General Question

Supergirl's avatar

Why won't my cat eat her dry food anymore?

Asked by Supergirl (1686points) August 18th, 2008

My cat is 5 years old and has always eaten the same dry food. With the occasional wet food treat. Now she meows and meows until I give her wet food, which she eats in about 2 minutes. What is the deal, and is it ok to feed her only wet food?

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33 Answers

gooch's avatar

Yes. She is probally having trouble chewing it. As animals age the may loose the ability to break down certain foods.

DrasticDreamer's avatar

Like gooch said, it could easily be that it’s getting hard for her to chew it. It might also be a digestive problem. Either way, since it’s a kind of big change, I would suggest taking her to the vet for a check-up just to make sure everything is okay.

You have to be careful if you feed cats only wet food – it can actually rot their teeth. Asking the vet would be the best thing to do. :)

marinelife's avatar

Wet food is much better for her. Feed her highest priced brand with a high protein content that you can afford. It will keep her in the pink of health forever. Cats do NOT eat grain naturally and that is what dry cat food is.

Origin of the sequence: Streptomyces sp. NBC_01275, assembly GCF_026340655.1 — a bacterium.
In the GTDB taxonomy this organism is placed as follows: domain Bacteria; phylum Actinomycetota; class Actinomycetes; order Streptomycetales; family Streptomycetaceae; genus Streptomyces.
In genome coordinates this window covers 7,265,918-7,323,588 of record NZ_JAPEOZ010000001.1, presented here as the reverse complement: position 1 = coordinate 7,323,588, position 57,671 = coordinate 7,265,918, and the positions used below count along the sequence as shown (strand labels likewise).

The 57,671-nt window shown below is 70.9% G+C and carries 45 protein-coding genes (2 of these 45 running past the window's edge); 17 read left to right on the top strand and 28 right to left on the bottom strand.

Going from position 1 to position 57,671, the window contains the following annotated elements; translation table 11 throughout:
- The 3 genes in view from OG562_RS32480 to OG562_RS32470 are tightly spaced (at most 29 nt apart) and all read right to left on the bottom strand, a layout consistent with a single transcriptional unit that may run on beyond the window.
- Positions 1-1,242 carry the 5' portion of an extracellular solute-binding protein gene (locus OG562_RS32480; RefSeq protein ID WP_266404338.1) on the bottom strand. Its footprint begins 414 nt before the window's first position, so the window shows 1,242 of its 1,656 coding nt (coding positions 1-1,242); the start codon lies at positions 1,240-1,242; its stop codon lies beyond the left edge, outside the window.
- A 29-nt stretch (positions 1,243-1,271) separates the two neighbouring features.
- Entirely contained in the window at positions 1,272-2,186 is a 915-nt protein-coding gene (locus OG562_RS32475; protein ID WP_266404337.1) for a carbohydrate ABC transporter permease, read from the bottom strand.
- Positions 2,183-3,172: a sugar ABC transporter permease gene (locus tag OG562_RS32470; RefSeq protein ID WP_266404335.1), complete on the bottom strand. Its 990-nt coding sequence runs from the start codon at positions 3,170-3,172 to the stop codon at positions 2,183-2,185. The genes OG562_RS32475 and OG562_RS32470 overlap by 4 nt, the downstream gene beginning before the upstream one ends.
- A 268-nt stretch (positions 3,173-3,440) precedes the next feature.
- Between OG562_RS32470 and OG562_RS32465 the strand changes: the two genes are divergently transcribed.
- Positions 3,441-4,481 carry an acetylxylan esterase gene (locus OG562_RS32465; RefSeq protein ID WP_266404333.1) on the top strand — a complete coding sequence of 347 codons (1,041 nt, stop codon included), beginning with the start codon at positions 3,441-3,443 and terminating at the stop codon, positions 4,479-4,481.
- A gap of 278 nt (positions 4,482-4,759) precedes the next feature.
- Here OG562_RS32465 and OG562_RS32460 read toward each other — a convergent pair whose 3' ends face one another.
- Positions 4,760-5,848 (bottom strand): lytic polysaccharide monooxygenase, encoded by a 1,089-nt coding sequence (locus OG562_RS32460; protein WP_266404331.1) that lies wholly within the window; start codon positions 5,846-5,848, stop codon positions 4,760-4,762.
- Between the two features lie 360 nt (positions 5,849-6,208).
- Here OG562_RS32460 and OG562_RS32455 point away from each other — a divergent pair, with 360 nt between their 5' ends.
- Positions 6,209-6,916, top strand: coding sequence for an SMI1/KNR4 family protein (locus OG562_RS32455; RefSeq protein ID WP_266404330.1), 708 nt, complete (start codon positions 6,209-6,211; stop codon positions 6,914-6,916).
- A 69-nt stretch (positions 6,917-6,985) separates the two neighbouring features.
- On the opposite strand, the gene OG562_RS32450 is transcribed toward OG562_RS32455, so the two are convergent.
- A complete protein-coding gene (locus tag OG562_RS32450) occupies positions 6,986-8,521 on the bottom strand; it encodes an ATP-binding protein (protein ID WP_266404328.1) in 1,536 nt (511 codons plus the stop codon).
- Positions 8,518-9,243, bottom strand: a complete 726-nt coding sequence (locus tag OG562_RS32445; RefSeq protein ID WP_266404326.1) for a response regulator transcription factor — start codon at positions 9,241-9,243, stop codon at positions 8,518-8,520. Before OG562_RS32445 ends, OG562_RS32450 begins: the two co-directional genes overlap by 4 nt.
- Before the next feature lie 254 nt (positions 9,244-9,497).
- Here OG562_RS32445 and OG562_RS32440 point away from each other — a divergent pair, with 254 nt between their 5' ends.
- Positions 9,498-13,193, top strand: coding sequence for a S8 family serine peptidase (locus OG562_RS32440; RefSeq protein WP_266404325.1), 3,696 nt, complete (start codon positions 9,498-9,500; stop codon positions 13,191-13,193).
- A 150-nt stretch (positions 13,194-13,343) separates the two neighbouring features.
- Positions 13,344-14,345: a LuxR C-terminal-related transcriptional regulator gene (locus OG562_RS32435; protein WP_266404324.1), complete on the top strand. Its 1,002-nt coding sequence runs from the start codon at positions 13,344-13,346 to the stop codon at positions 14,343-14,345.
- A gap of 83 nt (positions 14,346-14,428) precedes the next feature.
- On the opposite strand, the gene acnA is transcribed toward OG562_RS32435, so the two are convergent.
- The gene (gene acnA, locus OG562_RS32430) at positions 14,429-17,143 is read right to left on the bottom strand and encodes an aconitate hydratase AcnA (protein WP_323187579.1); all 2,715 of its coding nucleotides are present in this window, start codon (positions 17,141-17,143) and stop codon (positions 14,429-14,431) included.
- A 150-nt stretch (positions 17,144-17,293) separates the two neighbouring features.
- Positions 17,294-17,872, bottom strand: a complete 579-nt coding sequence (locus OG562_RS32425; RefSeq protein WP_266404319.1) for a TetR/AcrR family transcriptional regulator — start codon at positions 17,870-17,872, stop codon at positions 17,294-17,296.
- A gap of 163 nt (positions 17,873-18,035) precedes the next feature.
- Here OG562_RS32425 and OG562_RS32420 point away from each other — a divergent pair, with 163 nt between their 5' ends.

Seesul's avatar

Maybe she needs her teeth cleaned. She may have something wrong with her teeth or gums.

AstroChuck's avatar

Not trying to argue with Marina but my vet says dry food is better overall, but they should eat wet food on occasion. The worst thing that can happen to a cat is bad teeth. It leads to all kinds of health problems, predominately renal and heart failure. We feed our cats Science Diet, the same kind our vet gives to his cat. Just be sure not to make the cheap brands your cat’s staple if you want him/her to live a long healthy life.

Seesul's avatar

AC my vet agrees, especially with the teeth issue. My other cats had very few dental problems and they would only eat dry food. My last one was a few weeks shy of 18 when she passed. The dry foods are not only cereal, especially the organic ones. I use a blend of 3, all approved by the vet and give her a small amount of wet food as a treat.

RandomMrdan's avatar